MOBILE —Terrell Lewis flashed his big, toothy smile as soon as the question came up.
Lewis repeatedly described his decision to sit out Alabama’s Citrus Bowl game in favor of getting an early start on NFL Draft preparations a “family/business decision,” and one made only after seeking council from both Crimson Tide teammates and family.
“Just me and my family kind of all met up and basically made a business decision to prepare myself for the next stage,” Lewis said Tuesday during Senior Bowl Media Day inside the Mobile Convention Center.
“We didn’t kind of want to risk anything as far as the last game, and then as far as coming to this event, (I) also wanted to prepare myself and get a head start (for) the NFL Draft process and get my body ready to play against grown men and stuff like that.”
Prior to this past season, when he finished second on the team with six sacks and 11 ½ tackles for loss, Lewis’ career path had been admittedly derailed by a slew of injuries, which forced him to miss 25 combined games over the past two seasons.
That included suffering an elbow injury in the 2017 season-opener that cost him 10 games that year, as well as the ACL injury he suffered in the summer prior to the 2018 campaign, forcing him to miss the entire season that year.
And playing in a bowl game that wouldn’t be for any sort of championship — Alabama’s first such postseason game since 2015 — was simply too much of a risk, especially given his own injury history.
“It played a role in the thought process,” Lewis said. “And on top of that, knowing that an event like this is a big event and you can definitely improve your draft stock and get a feel for the teams, talk with the teams, be in this event, participate in front of these guys and they get to coach you up close and stuff like that. So I definitely wanted to take advantage of that opportunity and be at (my) best at the time of the event.”
Lewis is among three Alabama players participating in Senior Bowl activities this week in Mobile, along with senior outside linebacker Anfernee Jennings and senior safety Jared Mayden, and the trio are teammates on the South team along with former Alabama-turned-Oklahoma quarterback Jalen Hurts.
Count second-year Senior Bowl executive director Jim Nagy as among those that have already been impressed by Lewis, who graduated with his degree in December thus qualifying him to come to Mobile despite not technically being a senior.
One thing playing in Lewis’ favor is his freaky measurables, including tipping the scales at 6-foot-5 3/8th inches and 258 pounds, an impressive stature for the physically gifted edge rusher that also has 34 1/8th-inch arms and a wingspan of 83 ½ inches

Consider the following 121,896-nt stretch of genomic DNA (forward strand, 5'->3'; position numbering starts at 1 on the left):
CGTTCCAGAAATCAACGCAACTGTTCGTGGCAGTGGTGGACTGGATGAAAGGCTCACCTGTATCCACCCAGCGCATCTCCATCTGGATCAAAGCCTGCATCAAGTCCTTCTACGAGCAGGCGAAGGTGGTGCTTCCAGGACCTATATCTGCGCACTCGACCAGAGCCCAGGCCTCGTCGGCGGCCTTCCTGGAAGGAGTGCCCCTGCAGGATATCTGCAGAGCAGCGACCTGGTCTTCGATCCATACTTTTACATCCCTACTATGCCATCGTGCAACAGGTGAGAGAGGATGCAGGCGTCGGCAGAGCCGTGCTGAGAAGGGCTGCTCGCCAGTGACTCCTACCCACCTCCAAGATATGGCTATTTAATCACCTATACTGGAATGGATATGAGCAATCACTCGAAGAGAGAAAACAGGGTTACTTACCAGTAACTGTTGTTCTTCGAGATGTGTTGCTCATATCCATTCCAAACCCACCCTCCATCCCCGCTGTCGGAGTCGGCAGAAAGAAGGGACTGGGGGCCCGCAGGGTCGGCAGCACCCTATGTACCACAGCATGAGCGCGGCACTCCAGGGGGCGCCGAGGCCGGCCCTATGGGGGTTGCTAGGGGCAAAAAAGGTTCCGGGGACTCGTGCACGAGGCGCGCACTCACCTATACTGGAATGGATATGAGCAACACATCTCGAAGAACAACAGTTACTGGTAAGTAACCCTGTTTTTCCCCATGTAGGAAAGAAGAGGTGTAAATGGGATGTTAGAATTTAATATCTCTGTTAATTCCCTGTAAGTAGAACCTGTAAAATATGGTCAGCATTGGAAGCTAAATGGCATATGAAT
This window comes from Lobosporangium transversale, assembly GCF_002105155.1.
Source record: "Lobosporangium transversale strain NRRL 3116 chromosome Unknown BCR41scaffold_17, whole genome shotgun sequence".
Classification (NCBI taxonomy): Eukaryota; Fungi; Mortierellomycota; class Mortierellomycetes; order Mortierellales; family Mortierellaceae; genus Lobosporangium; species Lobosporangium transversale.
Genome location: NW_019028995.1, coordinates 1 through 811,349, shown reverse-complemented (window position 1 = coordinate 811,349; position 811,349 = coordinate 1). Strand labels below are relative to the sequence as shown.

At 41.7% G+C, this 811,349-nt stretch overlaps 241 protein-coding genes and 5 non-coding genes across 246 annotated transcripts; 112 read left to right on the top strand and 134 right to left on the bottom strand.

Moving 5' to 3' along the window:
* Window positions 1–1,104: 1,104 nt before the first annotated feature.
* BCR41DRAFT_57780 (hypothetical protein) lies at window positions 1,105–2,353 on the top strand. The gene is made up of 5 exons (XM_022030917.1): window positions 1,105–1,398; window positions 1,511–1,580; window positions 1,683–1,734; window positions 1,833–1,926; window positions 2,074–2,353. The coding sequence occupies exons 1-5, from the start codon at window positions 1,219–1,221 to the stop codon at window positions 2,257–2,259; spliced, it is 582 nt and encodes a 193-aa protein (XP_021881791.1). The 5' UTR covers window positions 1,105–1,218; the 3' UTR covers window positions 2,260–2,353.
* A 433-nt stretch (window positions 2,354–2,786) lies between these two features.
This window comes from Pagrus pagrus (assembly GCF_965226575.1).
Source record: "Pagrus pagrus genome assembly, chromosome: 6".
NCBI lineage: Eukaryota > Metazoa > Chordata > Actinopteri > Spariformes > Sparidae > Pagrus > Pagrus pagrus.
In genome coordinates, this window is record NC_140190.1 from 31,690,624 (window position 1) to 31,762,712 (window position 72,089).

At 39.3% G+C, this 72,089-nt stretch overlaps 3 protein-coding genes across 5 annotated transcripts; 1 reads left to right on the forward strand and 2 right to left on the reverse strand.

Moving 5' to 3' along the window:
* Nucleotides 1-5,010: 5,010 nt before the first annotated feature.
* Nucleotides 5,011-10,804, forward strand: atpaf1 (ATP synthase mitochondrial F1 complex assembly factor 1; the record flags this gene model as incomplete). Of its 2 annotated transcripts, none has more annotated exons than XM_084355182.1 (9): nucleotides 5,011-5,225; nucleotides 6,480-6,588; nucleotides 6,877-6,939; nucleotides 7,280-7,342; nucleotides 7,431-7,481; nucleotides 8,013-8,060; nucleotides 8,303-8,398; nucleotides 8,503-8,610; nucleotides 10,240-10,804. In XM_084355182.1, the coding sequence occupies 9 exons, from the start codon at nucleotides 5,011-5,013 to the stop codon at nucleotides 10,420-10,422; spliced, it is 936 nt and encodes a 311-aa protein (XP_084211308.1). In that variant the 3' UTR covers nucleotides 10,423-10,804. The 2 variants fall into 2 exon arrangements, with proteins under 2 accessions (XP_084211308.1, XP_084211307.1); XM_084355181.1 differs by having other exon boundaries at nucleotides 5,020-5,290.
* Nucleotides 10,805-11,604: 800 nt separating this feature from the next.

“That dude is unique,” Nagy raved Monday evening. “Terrell Lewis is almost impossible to give a player comp for, because he’s got that long stringy body but then he’s got Mike Tyson hands. Those long guys can’t generate power well, but this dude is so explosive. … Talent-wise, shoot, he’s a Top-15 pick.”
It’s because of the evaluation side of the pre-draft process that injuries this time of year can be particularly costly for players attempting to make the move to the NFL, something one of Lewis’ now-former Alabama teammates is experiencing this week.
Tide senior defensive end Raekwon Davis was a late scratch from Senior Bowl festivities after pulling out of with an ankle injury on Monday, Nagy told reporters Tuesday morning.
Along the potential for injury, Lewis cited the potential “quick turnaround” involved with playing in a New Year’s Day bowl and then preparing for both the Senior Bowl less than two weeks later and the NFL Combine a month after that.
“I just wanted to get a head start and get my body ready,” Lewis said.
Of course, prior to making that decision, Lewis made sure to discuss his options with several teammates.
“I definitely talked to a lot of my guys and just got a feel for (what they thought of his decision), because I didn’t want to have that feeling inside that I left them high and dry,” Lewis said.
“Everybody that I kind of came across and talked to, especially the older guys, they understood where I was coming from, that my decision was a business decision and just kind of made me feel OK with whatever I decided to do.
"At the end of the day, they knew I wanted to be there with them. I wanted to go to the game, I was even down in Orlando with them, so they knew I was still with them in support, still with them in spirit.”
Jennings and Mayden were among those veteran teammates Lewis spoke to and each gave him their blessing.
“He told me about (his decision) and I told him, ‘You’ve got to do what’s best for you,’” Mayden said Tuesday. “If that’s what you feel like is the best thing you need to do for yourself, at the end of the day it became a business (decision) for him. … You’ve got to do what’s best for you and your family at the end of the day.”
Lewis said he also sought advice from Alabama head coach Nick Saban, who expressed his desire for Lewis to play in the Citrus Bowl but was understanding of his decision.
“He was supportive,” he said of Saban. “Obviously he wanted me to play, but at the same time he understood that I was making a business decision.”
Crimson Tide senior cornerback Trevon Diggs, the younger brother of Minnesota Vikings receiver Stefon Diggs, also opted to sit out the Citrus Bowl.